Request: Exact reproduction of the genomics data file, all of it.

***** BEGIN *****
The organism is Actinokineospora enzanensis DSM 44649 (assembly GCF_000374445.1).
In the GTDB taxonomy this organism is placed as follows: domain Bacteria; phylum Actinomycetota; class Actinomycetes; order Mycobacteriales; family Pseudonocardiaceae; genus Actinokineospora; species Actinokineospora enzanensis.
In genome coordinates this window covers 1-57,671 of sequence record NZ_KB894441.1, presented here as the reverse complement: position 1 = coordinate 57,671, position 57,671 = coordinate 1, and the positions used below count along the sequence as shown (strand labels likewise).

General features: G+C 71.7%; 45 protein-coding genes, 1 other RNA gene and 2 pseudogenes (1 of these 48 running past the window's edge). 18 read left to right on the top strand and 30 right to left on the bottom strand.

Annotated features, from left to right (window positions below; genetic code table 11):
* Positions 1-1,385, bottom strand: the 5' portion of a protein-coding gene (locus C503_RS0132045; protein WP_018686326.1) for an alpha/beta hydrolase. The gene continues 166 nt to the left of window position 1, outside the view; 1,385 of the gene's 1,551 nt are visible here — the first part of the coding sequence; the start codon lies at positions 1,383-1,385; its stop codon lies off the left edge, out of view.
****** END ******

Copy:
The organism is Actinokineospora enzanensis DSM 44649 (assembly GCF_000374445.1).
In the GTDB taxonomy this organism is placed as follows: domain Bacteria; phylum Actinomycetota; class Actinomycetes; order Mycobacteriales; family Pseudonocardiaceae; genus Actinokineospora; species Actinokineospora enzanensis.
In genome coordinates this window covers 1-57,671 of sequence record NZ_KB894441.1, presented here as the reverse complement: position 1 = coordinate 57,671, position 57,671 = coordinate 1, and the positions used below count along the sequence as shown (strand labels likewise).

General features: G+C 71.7%; 45 protein-coding genes, 1 other RNA gene and 2 pseudogenes (1 of these 48 running past the window's edge). 18 read left to right on the top strand and 30 right to left on the bottom strand.

Annotated features, from left to right (window positions below; genetic code table 11):
* Positions 1-1,385, bottom strand: the 5' portion of a protein-coding gene (locus C503_RS0132045; protein WP_018686326.1) for an alpha/beta hydrolase. The gene continues 166 nt to the left of window position 1, outside the view; 1,385 of the gene's 1,551 nt are visible here — the first part of the coding sequence; the start codon lies at positions 1,383-1,385; its stop codon lies off the left edge, out of view.